An Obscured Strand of DNA

Agrarian living in the lower orient

And you: like men who used to wr

ite things with their hands on dead


You cannot speak on aggression u

nless you’ve sat through delirium


you understand duty above all thi

ngs and will not be moved by fear

My grandfather’s eyes glaze when

he sees old black men who’ve ma

de it through their diasporic mito

chondrial curses

he knows delirium tremens and s

ays nothing of them and perhaps t

his silence is what ails us

I have not forgotten that xanadu is

a tangible place known as Halifax,

Nova Scotia where I will be promi

sed Africa and Africa I will find

Agrarian living in the lower orient

will ground me again to the earth

I’ve come from.

I tire of your patois nigger bullsh

it and I’m no leader no champion

no fast american no capitalist no

commie politician no visionary n

o master of this or any universe

I am a quiet farmer—a poor mest

izo who likes to write and listen a

nd walk in tall grass and haunt the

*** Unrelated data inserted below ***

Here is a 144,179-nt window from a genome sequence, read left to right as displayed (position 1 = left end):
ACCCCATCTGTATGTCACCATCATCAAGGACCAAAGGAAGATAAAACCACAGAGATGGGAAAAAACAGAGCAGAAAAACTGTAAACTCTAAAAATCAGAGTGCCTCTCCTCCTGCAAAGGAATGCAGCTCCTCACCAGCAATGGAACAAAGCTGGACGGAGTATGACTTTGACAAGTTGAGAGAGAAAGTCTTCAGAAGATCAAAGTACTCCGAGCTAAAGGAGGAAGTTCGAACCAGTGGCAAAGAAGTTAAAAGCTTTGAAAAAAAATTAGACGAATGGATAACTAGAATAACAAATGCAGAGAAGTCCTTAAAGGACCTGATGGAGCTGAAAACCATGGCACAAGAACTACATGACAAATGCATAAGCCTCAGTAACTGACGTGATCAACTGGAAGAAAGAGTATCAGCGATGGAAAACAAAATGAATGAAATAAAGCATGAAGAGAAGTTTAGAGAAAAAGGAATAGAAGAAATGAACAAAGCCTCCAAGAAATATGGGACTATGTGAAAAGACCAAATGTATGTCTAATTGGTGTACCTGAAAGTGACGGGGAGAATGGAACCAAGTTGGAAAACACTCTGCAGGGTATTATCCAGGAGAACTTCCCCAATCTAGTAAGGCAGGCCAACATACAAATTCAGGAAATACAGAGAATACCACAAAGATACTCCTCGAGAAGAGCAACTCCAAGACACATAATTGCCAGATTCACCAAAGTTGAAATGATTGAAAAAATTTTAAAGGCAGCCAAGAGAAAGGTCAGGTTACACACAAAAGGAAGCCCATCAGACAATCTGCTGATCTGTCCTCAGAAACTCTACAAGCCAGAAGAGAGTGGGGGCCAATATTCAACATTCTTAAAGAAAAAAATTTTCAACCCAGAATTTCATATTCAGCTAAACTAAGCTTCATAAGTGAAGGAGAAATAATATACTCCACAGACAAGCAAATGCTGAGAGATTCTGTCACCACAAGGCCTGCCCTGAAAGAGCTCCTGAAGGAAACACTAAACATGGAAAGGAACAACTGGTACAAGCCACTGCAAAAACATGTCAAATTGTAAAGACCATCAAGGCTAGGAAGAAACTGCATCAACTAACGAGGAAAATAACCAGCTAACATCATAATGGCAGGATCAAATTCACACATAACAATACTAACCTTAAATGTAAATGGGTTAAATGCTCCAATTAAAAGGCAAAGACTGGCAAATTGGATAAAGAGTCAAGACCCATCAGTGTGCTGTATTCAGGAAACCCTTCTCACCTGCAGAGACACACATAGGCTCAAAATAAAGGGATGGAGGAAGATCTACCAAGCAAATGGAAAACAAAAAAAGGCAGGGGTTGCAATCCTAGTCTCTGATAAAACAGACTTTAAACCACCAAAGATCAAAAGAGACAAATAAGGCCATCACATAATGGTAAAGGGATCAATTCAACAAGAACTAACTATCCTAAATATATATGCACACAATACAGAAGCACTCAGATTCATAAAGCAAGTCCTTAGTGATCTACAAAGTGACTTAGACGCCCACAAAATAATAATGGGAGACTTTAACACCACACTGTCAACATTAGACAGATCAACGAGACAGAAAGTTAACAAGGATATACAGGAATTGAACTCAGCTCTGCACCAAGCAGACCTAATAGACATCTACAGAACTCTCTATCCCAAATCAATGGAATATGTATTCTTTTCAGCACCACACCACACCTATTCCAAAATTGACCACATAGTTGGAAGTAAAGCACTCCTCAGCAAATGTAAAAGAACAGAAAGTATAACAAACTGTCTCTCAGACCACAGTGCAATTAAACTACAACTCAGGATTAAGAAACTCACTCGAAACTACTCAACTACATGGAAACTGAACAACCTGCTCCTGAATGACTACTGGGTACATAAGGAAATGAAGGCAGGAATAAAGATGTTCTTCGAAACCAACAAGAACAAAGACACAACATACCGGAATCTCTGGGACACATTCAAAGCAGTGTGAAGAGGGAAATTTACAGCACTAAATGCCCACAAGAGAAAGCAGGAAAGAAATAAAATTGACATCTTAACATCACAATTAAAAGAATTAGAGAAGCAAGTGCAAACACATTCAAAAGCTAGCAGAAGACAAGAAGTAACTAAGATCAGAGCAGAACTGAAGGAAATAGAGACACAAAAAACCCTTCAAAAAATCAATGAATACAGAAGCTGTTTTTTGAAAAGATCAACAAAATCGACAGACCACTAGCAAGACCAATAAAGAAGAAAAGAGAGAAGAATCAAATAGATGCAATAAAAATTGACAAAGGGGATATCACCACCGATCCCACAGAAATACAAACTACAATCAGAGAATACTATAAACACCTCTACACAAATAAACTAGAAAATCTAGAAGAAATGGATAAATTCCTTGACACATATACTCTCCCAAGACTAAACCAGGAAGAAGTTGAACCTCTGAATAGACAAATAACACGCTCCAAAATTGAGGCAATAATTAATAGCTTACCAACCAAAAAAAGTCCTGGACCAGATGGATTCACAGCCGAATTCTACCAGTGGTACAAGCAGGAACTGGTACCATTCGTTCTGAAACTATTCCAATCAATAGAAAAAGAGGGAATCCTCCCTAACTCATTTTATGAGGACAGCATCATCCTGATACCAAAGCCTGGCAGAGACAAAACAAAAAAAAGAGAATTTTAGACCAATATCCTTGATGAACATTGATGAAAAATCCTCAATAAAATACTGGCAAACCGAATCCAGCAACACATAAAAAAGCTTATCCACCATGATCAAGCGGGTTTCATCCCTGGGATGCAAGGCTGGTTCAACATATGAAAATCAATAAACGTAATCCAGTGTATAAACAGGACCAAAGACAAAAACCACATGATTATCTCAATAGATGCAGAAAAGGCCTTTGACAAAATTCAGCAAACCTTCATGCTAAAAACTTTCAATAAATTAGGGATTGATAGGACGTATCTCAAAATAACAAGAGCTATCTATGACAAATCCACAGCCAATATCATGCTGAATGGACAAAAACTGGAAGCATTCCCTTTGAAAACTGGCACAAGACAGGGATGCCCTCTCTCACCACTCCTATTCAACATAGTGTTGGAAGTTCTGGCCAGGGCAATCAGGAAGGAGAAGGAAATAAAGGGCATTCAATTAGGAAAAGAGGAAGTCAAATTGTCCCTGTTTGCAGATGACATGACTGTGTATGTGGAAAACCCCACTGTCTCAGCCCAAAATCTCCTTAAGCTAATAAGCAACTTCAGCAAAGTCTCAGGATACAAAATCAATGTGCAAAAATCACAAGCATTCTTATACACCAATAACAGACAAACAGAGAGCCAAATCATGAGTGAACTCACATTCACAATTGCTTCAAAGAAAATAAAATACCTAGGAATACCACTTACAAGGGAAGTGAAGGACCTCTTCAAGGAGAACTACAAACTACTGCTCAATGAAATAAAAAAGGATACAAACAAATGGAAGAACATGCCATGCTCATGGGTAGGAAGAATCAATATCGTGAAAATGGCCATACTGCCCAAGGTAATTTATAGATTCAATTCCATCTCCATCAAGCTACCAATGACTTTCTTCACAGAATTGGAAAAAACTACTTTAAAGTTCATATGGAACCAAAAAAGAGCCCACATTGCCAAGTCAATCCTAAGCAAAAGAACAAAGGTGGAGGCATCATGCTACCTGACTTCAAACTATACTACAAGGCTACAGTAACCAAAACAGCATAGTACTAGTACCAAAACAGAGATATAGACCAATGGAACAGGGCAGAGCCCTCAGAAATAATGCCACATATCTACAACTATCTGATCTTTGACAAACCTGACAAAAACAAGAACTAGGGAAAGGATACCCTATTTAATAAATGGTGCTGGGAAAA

peaceful nights

because lovers know aggression b

eyond thoughts of fighters. beyond

thoughtful blows and bellows of r


because lovers know aggression be

yond thoughts of fighters. We are n

ot so simple. So I wait for afterlife r

omance and make love on Sunday a

nd spit and cry and assume and tre

spass chained properties and smile

when I can.

My grandfather’s voice has the atro

phied timbre of an aged troubadour

island traversing with a band of me

rry boozing muse-icians who drink

on Saturday and sing their way into

her bed on Sunday and on Monday

they till the earth for more of its wa

rmth & idyll arrogance.

My history occupies the space of th

e world’s last colony and he hardly

misses it and he admits to being a

merican. the next place he was eve

r a nigger. See, true lovers release t

heir aggression, tenderly, between

the legs of others and lay there and

hold and sigh and wait for the sun

or the moon or another celestial co

ugh of tomorrow and


its promise.

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